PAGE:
34. Potential remedies run to mandated reoffer of the rejected plea, see Alvernaz, 831 F. Supp. at 797-98; Donald, 10 P.3d at 1202, to a rebuttable presumption that refusal to reoffer the plea is “vindictive”, Magana, 263 F.3d at 553, to simply ordering another trial. United States v. Gordon, 156 F.3d 376, 382 (2d Cir. 1998); State v. Lentowski, 569 N.W. 2d 758, 762 (Wisc. Ct. App. 1997).[back]

35. Mahar, 442 Mass. at 14-15. [back]

36. Id. at 11-12.[back]

37. Id. at 14.[back]

38. Id. (citing, inter alia, Hill, 474 U.S. at 58; Pham v. United States, 317 F.3d 178, 182 (2d Cir. 2003), and United States v. Day, 969 F.2d 39, 43 (3d Cir. 1992)). But see id. at 22 n.11 (where Justice Sosman noted that Hill, 474 U.S. at 58, and Osborne v. Commonwealth, 378 Mass. 104, 108-13 (1979) which the majority cited, both dealt with acceptances of plea bargains and, thus, did not directly support the majority’s proposition).[back]

39. Id. at 14-15 & n.5 (citing 33 state and federal cases in support of the majority’s view, and noting that only Louisiana and Utah hold to the contrary).[back]

40. Mahar, 442 Mass. at 17.[back]

41. Id.[back]

42. Id.[back]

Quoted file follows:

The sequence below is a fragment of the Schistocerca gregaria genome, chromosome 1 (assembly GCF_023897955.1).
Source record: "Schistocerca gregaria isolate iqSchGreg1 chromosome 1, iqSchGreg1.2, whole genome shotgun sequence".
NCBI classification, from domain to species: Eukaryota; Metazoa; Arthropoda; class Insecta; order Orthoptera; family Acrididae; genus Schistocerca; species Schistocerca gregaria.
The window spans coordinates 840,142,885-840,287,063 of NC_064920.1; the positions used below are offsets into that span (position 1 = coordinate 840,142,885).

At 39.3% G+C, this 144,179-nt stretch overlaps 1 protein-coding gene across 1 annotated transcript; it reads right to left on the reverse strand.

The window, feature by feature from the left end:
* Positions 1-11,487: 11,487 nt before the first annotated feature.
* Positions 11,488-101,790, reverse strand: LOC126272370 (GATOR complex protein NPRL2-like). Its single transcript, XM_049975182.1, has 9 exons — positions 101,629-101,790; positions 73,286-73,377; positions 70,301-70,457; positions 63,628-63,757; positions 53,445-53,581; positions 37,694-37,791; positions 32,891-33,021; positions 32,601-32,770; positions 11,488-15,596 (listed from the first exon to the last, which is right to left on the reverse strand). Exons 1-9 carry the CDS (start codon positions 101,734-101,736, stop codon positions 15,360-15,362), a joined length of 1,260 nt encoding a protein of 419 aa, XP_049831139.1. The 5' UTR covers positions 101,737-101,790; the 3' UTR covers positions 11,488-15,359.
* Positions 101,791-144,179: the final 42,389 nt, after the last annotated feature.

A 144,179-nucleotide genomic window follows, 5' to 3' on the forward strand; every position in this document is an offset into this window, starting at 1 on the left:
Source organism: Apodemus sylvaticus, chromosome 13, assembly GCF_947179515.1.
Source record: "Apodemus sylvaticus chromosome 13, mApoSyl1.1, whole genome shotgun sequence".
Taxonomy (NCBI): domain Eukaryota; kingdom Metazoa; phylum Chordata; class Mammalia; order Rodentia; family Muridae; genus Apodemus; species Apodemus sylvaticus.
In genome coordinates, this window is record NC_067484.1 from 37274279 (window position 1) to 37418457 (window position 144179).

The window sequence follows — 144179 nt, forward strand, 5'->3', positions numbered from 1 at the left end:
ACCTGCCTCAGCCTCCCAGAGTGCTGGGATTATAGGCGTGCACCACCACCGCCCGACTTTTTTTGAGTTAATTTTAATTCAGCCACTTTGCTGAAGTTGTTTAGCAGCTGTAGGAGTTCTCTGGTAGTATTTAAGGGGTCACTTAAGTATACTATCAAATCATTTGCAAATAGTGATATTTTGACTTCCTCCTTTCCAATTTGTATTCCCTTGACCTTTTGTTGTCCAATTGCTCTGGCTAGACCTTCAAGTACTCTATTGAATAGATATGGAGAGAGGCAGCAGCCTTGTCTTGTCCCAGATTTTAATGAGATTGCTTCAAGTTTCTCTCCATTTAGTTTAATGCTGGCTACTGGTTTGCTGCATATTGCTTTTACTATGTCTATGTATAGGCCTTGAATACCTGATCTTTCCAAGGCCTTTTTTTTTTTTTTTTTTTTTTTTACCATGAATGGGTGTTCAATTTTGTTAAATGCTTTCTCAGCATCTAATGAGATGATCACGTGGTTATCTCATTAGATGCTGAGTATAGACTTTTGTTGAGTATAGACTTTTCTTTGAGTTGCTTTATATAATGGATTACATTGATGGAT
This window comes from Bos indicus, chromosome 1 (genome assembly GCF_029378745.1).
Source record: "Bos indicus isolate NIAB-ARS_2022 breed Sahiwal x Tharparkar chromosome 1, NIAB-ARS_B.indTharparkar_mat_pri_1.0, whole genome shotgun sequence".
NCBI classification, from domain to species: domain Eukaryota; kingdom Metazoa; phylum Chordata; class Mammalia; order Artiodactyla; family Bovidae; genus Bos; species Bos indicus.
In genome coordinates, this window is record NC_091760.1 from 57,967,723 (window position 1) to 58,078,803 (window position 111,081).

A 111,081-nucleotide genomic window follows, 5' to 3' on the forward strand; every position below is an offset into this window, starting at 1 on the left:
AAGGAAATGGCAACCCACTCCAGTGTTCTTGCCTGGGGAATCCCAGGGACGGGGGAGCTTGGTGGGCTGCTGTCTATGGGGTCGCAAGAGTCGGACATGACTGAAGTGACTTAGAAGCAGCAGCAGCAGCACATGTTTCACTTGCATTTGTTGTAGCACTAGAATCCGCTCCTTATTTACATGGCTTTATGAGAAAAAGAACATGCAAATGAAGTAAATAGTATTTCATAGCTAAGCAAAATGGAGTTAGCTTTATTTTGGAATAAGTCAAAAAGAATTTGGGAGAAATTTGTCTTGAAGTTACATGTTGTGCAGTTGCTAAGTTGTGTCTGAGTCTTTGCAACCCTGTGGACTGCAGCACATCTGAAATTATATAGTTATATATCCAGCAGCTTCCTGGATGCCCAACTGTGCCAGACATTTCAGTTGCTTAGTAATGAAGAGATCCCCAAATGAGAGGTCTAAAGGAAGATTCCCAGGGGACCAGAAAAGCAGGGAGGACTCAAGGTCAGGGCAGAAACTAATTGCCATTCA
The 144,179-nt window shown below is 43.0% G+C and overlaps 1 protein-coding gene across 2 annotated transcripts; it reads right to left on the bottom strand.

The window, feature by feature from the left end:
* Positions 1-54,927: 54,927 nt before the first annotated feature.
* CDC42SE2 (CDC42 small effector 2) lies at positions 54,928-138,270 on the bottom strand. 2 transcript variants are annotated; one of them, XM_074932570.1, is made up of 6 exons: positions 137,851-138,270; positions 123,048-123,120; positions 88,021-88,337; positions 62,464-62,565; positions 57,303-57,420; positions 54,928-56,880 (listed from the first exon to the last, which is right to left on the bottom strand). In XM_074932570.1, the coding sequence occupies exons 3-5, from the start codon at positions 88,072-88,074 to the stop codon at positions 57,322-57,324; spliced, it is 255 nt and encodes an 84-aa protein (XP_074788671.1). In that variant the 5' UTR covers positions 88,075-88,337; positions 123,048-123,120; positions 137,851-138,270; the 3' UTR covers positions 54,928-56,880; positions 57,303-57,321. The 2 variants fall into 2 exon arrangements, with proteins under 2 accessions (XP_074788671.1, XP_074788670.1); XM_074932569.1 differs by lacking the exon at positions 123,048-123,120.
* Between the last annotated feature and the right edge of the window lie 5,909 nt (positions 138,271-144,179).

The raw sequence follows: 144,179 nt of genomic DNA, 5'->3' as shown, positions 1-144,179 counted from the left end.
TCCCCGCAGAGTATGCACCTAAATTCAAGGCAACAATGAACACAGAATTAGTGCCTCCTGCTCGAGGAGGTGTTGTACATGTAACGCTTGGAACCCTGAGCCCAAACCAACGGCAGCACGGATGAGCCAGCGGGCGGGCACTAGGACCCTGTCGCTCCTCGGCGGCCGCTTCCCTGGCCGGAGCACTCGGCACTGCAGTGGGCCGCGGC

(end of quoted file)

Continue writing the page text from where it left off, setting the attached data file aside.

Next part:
43. Id. (quoting McMann v. Richardson, 397 U.S. 759, 771 (1970)).[back]

44. Id. at 18-19. Justice Cordy noted counsel’s reliance on Commonwealth v. Dunn, 43 Mass. App. Ct. 58, decided five months earlier, in which the Massachusetts Appeals Court suggested that “consensual or privileged entry is not an ‘invasion.’” Id. at 60. And he also rejected Mahar’s argument that trial counsel was incompetent because she did not inquire of the trial judge about his “anticipated legal rulings,” finding it “implausible” that a judge would commit to anticipated rulings before hearing evidence. Mahar, 442 Mass. at 17 n.6. Justice Cordy did not discuss why, before recommending rejection of the plea offer, counsel did not seek a ruling on her proposed instruction on consent, an inquiry which might not have been unusual in a case involving a novel legal issue. See, e.g., Commonwealth v. Isabelle, 444 Mass. 416, 428-29 (2005) (defense counsel filed a motion in limine in an appropriate effort to avoid the erroneous admission of evidence); Commonwealth v. Santiago, 52 Mass. App. Ct. 667, 671 (2001), S.C., 437 Mass. 620 (2002) (defense counsel filed a motion in limine and argued at trial concerning the admissibility of certain evidence).[back]

45. Mahar, 442 Mass. at 19.[back]

46. Id. at 19 n.9.[back]

47. Id.[back]

48. Id. at 20.[back]

49. Id.[back]

50. Mahar, 442 Mass. at 20.[back]

51. Id. (quoting United States v. Cronic, 466 U.S. 648, 658 (1984)). The majority and Justice Sosman agreed that this is solely a federal Sixth Amendment case. See id. at 14, 20. At least one court, however, prospectively dealt with Justice Sosman’s argument that the right to counsel relates only to the ability to secure a “fair trial” by suggesting that the Sixth Amendment right to counsel is distinct from, and broader than, the due process right to a fair trial accorded by the Fifth Amendment to the United States Constitution. See Day, 969 F.2d at 45. [back]